Mad Deer Disease Hits Wisconsin -
Hunters Warned
Health Officials Studying Links
Between Disease And People


There's serious question about the health and future of the state's bucks and does after the deer version of mad cow disease moves from the west to Wisconsin.
State wildlife experts are calling an infection of fatal chronic wasting disease a nightmare they never thought would come to Wisconsin.
Now they're struggling to find ways to fight the deer version of mad cow disease before it spreads throughout Wisconsin's herd -- and possibly to people.
However, right now there are a lot more questions than answers, News 3 reported.
Farmers in Vermont Township have already spotted sick, and staggering deer near the place where three bucks were shot last fall. Tests just in show all suffered from fatal chronic wasting disease, the deer version of mad cow disease.
Until now the disease had been confined to western states, such as Colorado and Wyoming.
"We have to assume the worst, and plan for the worst, and if it's not that bad, then we've overreacted, but I'd prefer to over react in this case," said Sen. James Baumgart, D-Sheboygan, the state Senate's Environmental Resources chair.
Baumgart has called for emergency testimony about the disease that no one seems to know much about, except for the fact that up to 70 percent of deer die when exposed.
"We could be looking at a problem with tremendous impact on not only the whole white-tail deer herd, but public perception of the opportunity to hunt in that area," said Dr. Sarah Hurley, DNR deputy administrator.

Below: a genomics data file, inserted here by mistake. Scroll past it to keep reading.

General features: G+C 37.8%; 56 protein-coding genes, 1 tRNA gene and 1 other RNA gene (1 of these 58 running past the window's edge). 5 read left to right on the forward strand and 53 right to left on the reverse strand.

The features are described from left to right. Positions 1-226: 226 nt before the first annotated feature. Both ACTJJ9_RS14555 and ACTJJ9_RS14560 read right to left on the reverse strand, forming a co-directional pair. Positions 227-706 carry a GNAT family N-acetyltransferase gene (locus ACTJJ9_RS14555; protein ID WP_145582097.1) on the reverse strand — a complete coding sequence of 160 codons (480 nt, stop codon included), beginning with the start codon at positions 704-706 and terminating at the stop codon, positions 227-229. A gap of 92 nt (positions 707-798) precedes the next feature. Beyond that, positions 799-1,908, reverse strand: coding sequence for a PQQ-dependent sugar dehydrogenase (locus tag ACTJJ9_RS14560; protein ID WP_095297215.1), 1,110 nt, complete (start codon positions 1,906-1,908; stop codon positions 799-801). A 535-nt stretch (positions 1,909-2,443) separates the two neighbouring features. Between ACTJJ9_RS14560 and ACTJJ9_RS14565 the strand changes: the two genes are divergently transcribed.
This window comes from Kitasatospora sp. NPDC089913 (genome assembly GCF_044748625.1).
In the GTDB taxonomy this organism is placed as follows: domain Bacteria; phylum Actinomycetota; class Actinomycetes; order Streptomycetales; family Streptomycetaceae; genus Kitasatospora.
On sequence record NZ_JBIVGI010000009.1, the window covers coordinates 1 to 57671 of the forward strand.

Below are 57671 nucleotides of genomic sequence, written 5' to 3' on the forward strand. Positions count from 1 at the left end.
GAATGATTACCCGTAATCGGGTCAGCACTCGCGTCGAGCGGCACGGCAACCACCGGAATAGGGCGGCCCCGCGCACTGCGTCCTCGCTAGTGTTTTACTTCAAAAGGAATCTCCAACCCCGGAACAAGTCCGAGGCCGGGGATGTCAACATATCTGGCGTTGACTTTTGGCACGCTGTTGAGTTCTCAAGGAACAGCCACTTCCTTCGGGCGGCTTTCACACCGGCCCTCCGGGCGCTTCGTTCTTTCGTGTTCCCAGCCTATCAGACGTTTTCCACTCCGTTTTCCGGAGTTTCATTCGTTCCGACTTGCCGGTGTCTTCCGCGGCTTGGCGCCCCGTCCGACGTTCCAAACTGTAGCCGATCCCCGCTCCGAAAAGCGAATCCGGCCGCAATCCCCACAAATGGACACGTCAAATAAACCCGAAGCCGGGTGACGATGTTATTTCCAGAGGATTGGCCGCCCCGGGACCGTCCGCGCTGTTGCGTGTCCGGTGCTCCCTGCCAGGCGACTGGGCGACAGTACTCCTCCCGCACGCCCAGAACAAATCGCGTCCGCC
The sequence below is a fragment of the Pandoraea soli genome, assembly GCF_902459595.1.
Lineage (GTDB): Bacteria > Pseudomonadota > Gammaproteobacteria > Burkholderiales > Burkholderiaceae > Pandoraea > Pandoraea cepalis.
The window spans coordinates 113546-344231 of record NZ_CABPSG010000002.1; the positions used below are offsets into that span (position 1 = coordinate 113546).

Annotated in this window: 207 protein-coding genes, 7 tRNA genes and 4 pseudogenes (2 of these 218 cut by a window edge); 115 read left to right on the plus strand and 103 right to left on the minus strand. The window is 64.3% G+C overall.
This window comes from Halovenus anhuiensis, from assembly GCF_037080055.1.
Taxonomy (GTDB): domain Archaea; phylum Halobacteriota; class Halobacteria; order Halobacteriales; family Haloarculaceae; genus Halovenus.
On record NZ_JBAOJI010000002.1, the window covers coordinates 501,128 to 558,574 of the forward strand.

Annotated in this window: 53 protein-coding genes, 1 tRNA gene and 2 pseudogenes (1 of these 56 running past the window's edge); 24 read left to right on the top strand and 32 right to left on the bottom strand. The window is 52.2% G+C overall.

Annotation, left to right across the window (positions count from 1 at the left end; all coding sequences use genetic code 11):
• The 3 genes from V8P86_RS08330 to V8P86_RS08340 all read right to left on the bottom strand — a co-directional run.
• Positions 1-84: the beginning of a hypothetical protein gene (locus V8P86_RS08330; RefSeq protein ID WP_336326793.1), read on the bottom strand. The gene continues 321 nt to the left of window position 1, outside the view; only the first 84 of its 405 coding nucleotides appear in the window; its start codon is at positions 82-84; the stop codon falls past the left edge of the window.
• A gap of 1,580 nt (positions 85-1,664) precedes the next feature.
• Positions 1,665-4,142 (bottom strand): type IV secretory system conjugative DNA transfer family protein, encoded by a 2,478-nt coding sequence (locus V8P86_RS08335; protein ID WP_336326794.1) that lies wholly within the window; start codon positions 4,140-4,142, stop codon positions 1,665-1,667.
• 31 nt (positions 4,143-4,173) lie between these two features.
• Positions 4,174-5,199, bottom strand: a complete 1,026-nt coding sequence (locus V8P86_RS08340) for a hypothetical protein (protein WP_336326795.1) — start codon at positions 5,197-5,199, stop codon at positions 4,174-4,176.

Extraordinary measures most likely to be implemented include aerial surveys, hiring sharp shooters to get more samples and taking heads from roadkill deer to labs.
Right now there's no evidence people are in danger.
"But no one can predict with certainty that CWD can never cross the human spectrum barrier," said Dr. James Kazmierczak, state veterinary epidemiologist.
For now, hunters told News 3 that they don't plan on eating any deer meat.
"Until more tests get done, I think people are going to be a little hesitant on going deer hunting and then eating the deer," said Rick Urben, a Dane County deer hunter.
Some Wisconsin DNR experts are in Nebraska brainstorming with their colleagues from Wyoming and Colorado. Many say federal funds will be needed because getting a handle on this is going to be expensive.
What Is It?
Chronic wasting disease is a neurological disease found in deer and elk, previously contained in Colorado, Wyoming, Nebraska and South Dakota.
The disease attacks the brains of infected deer and elk, causing the animals to become emaciated, display abnormal behavior, lose bodily functions and die.
The Centers for Disease Control have not found any links between chronic wasting disease and any neurological disease that affects humans.
Should Hunters Be Concerned?
Health officials advise hunters not to consume meat from animals known to be infected with the disease. In addition, they suggest hunters take simple precautions when field dressing deer or elk taken in areas where the disease is found, such as:
* Wear rubber gloves when field dressing carcasses.
* Minimize the handling of brain and spinal tissues.
* Wash hands and instruments thoroughly after field dressing is completed.
* Avoid consuming brain, spinal cord, eyes, spleen, tonsils and lymph nodes of harvested animals.

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